This was going to be a "real" blog post. Because it's true. It happened last week, and I've been wanting to write about it ever since. And I do have an issue with Chareidi society raising illiterates. But I'm in novel-writing-mode, so this is what came out. There's no reason I can't make the same point in fiction, right?
"So how can I send a document?" Bracha asked.
Karen sighed. There was so much to explain. "You see the paper clip? And underneath it 'attach'? It's called attaching when you add a document to an email."
Michael, sitting over at the next desk, sniggered loudly. Karen swiveled around and glared at him. It wasn't Bracha's fault, that she knew none of this. She was a product of the system.
Bracha sat on a folding chair beside her, eyes glued to the computer screen. "What's an inbox?"
Bracha had called in a panic. "All the tourist sites want to send me emails. They won't mail the brochures. They won't even agree to fax the details. And the principal wants this trip organized by Friday! Listen Karen, I need your help"
And so, an hour later, here she was, sitting in the office, soaking in what a lifetime of education had denied her.
Karen couldn't really blame Michael for laughing at them. The conversation must sound funny. As she explained to Bracha how to open a Gmail account, as her words echoed in the room, they sounded ridiculous. As if she were teaching a child perhaps, or an 80 year old. No, not even that. Children were on Facebook nowadays, and grandparents on Twitter.
"But how will you use your account? You don't have internet access anywhere. You can’t come here every day." It was one thing teaching Bracha how to use email. Karen couldn't have her turning up repeatedly. The bosses would complain.
"Well the secretary has internet on her computer. She'll let me use it."
"So why couldn't she have dealt with this?" Karen was annoyed. The interruption was using up precious work hours. Hours she'd have to make up later.
"Oh she doesn't know how to use it either. I don't know why Rabbi Horowitz bothered to have it installed."
Bracha was a computer teacher at the local Bais Yaacov elementary school. She'd studied with Karen in Seminary. Together they'd been taught programming languages and office programs. They'd done homework, and given practice lessons. But one thing they'd never been allowed near was the World Wide Web. There was a ban on using the internet in the Chareidi world. It wasn't lifted even for those who were supposed to work in the field.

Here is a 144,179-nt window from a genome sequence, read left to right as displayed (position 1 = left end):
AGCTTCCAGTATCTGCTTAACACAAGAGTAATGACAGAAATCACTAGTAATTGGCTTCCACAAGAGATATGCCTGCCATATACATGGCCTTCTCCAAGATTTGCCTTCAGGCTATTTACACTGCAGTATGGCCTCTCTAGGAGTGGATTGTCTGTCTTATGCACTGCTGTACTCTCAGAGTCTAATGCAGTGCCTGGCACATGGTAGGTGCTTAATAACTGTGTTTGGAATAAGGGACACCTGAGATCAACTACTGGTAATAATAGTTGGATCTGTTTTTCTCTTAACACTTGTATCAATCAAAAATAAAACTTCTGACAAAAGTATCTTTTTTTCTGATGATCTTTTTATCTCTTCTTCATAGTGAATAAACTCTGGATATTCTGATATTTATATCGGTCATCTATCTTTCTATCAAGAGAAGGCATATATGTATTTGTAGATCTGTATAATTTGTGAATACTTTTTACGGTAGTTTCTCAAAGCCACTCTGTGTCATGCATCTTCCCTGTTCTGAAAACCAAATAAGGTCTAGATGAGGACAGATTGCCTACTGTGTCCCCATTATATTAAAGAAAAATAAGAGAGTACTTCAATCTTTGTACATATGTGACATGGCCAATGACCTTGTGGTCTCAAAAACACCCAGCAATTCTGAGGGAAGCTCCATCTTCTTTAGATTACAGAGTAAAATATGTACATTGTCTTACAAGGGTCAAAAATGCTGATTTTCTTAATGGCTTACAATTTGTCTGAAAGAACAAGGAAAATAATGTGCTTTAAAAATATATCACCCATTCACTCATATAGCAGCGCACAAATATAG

Karen still remembered her first job interview. The face of the man interviewing her, when she didn't know what MSDN was, hadn't heard of any of the popular programming websites. She hadn't gotten that job. She'd learned her lesson by the next one. Going to the local library, and browsing site after site, in preparation.
Nowadays Karen was pro. Despite her long skirts, and prim button down shirts, despite being automatically labeled as religious, and hence obviously backwards, she was "Tech savvy", she was part of the modern world. She would prove it. She could Google with the best of them. She wrote a technical blog. She was on all the online social networks.
She had joined a dating website too, but that was a secret. That was one thing nobody was allowed to know.
Her old friends, the girls she'd gone to school with, the girls she'd grown up with, none of them could understand this new language she was speaking, new universe she was spending time in. Except for the others who'd also rebelled against teaching, who'd also sought to join the secular work force. One by one they too joined her online. Together they formed networks, and chatted, and posted photos; forgetting the Rabbis' warnings, ignoring the bans.
But Bracha, good pious Bracha, never had. She'd listened to what she was taught, followed the instructions given by society's leaders. She'd managed fine in her teaching job, typing and printing and mailing, travelling to libraries in the center of the country when she needed to do research.
Yet now the school Bracha taught in, the Bais Yaacov school, wanted her to organize a trip for them. And for that she needed to use the sinful Internet. So here she was, coming to learn what she'd been told was wrong, having no choice. Sitting clueless and sounding ludicrous, which basically she was. Because she was this century's equivalent of illiterate. She 'd been purposely raised to be ignorant.
4 days ago